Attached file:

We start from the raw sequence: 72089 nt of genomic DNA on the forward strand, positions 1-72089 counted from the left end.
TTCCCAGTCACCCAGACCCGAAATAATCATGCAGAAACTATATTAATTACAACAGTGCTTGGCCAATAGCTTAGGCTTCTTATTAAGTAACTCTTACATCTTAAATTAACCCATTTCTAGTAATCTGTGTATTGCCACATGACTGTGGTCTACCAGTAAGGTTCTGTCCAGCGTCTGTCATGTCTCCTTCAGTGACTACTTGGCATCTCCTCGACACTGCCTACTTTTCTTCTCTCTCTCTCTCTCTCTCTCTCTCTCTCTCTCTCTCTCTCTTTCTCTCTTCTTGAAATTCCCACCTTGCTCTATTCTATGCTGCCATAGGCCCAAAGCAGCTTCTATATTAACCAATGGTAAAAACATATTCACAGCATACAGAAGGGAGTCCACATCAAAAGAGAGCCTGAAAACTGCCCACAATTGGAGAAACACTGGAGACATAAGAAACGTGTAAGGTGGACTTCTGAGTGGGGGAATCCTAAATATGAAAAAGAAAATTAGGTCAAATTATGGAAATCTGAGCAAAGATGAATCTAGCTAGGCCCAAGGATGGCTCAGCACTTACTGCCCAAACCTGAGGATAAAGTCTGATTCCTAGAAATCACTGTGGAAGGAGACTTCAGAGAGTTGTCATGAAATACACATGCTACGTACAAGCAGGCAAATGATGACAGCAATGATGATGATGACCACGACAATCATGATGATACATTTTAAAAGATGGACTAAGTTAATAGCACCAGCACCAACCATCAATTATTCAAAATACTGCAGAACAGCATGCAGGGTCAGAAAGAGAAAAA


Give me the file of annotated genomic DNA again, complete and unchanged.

We start from the raw sequence: 72089 nt of genomic DNA on the forward strand, positions 1-72089 counted from the left end.
TTCCCAGTCACCCAGACCCGAAATAATCATGCAGAAACTATATTAATTACAACAGTGCTTGGCCAATAGCTTAGGCTTCTTATTAAGTAACTCTTACATCTTAAATTAACCCATTTCTAGTAATCTGTGTATTGCCACATGACTGTGGTCTACCAGTAAGGTTCTGTCCAGCGTCTGTCATGTCTCCTTCAGTGACTACTTGGCATCTCCTCGACACTGCCTACTTTTCTTCTCTCTCTCTCTCTCTCTCTCTCTCTCTCTCTCTCTCTCTCTTTCTCTCTTCTTGAAATTCCCACCTTGCTCTATTCTATGCTGCCATAGGCCCAAAGCAGCTTCTATATTAACCAATGGTAAAAACATATTCACAGCATACAGAAGGGAGTCCACATCAAAAGAGAGCCTGAAAACTGCCCACAATTGGAGAAACACTGGAGACATAAGAAACGTGTAAGGTGGACTTCTGAGTGGGGGAATCCTAAATATGAAAAAGAAAATTAGGTCAAATTATGGAAATCTGAGCAAAGATGAATCTAGCTAGGCCCAAGGATGGCTCAGCACTTACTGCCCAAACCTGAGGATAAAGTCTGATTCCTAGAAATCACTGTGGAAGGAGACTTCAGAGAGTTGTCATGAAATACACATGCTACGTACAAGCAGGCAAATGATGACAGCAATGATGATGATGACCACGACAATCATGATGATACATTTTAAAAGATGGACTAAGTTAATAGCACCAGCACCAACCATCAATTATTCAAAATACTGCAGAACAGCATGCAGGGTCAGAAAGAGAAAAA